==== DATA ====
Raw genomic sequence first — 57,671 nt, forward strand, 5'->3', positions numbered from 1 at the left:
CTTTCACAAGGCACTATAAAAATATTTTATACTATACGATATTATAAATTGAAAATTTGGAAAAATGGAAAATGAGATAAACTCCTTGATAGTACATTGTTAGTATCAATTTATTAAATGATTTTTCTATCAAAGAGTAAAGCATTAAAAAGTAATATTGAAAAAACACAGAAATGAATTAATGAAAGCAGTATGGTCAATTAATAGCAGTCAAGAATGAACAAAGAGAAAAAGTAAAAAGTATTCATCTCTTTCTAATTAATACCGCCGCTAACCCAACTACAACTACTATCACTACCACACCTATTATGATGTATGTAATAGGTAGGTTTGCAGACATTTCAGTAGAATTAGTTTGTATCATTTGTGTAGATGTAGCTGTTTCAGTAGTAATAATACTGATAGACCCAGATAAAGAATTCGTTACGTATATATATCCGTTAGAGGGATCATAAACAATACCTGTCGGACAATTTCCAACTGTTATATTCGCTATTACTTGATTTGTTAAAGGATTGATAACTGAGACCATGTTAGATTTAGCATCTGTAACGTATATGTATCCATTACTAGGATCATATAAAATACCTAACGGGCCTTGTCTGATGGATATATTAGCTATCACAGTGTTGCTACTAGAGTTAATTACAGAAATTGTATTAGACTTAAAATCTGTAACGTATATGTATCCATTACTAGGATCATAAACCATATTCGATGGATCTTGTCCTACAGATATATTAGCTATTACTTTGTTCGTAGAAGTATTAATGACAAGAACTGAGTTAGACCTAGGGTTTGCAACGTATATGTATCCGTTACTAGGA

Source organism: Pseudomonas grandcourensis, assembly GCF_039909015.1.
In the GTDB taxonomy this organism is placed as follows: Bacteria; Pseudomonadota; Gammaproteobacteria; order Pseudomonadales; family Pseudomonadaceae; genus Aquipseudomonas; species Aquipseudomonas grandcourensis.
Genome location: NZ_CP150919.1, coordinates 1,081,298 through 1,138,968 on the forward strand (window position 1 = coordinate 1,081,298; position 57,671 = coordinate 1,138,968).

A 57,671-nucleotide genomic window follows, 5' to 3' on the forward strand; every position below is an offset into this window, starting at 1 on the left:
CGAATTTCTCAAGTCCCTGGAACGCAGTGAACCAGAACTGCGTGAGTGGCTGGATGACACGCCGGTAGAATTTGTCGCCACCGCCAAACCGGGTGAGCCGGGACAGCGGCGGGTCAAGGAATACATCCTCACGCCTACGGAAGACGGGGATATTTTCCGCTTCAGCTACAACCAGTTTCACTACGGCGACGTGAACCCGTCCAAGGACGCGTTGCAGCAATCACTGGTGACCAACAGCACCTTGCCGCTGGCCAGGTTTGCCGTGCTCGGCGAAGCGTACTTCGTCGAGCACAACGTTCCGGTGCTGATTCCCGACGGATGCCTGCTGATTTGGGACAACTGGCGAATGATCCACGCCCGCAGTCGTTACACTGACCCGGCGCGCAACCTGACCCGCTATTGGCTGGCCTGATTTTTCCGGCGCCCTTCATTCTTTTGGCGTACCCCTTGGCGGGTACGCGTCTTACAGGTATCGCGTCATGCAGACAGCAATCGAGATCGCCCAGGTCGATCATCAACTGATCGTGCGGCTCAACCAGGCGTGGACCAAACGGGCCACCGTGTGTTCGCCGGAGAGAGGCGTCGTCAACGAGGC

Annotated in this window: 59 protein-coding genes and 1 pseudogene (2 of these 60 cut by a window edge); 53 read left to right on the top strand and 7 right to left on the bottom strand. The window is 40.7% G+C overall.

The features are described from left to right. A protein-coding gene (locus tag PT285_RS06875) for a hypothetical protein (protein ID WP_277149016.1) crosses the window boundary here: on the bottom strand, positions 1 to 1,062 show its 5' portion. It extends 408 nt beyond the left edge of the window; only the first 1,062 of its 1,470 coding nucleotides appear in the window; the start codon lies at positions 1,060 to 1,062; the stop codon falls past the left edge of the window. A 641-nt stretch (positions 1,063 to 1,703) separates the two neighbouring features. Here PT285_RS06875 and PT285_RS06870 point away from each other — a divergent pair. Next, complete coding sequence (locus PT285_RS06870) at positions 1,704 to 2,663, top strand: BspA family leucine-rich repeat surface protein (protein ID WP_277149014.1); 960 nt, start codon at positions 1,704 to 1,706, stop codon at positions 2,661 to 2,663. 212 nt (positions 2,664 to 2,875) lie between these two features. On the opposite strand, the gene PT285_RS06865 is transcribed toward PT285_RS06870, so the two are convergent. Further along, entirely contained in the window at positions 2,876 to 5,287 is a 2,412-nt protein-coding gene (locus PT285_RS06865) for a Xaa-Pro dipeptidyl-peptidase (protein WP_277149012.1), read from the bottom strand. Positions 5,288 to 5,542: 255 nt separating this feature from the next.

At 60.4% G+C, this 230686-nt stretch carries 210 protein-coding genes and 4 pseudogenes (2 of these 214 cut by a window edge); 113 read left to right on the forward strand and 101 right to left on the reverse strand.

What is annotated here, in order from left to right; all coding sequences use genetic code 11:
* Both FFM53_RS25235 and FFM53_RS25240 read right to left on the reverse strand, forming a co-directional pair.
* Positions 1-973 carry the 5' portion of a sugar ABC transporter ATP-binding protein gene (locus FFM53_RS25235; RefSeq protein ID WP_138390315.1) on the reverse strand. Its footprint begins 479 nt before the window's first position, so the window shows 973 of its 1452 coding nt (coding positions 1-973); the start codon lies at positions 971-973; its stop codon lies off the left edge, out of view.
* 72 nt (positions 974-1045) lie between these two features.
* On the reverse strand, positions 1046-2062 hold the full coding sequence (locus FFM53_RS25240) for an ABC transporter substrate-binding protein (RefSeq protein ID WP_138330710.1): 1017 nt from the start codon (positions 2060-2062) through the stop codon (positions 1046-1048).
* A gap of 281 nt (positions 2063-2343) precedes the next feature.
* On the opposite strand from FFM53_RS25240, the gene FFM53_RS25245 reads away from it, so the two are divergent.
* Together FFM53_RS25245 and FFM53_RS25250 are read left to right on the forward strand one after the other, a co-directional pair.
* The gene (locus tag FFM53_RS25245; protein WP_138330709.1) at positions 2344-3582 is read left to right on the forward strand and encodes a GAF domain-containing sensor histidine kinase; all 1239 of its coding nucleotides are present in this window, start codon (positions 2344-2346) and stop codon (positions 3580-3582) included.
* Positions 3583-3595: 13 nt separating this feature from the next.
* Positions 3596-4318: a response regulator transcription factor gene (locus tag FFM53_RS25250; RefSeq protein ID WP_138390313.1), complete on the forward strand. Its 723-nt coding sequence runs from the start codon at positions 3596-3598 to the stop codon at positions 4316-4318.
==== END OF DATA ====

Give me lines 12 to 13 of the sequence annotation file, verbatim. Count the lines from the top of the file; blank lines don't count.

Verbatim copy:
* Both FFM53_RS25235 and FFM53_RS25240 read right to left on the reverse strand, forming a co-directional pair.
* Positions 1-973 carry the 5' portion of a sugar ABC transporter ATP-binding protein gene (locus FFM53_RS25235; RefSeq protein ID WP_138390315.1) on the reverse strand. Its footprint begins 479 nt before the window's first position, so the window shows 973 of its 1452 coding nt (coding positions 1-973); the start codon lies at positions 971-973; its stop codon lies off the left edge, out of view.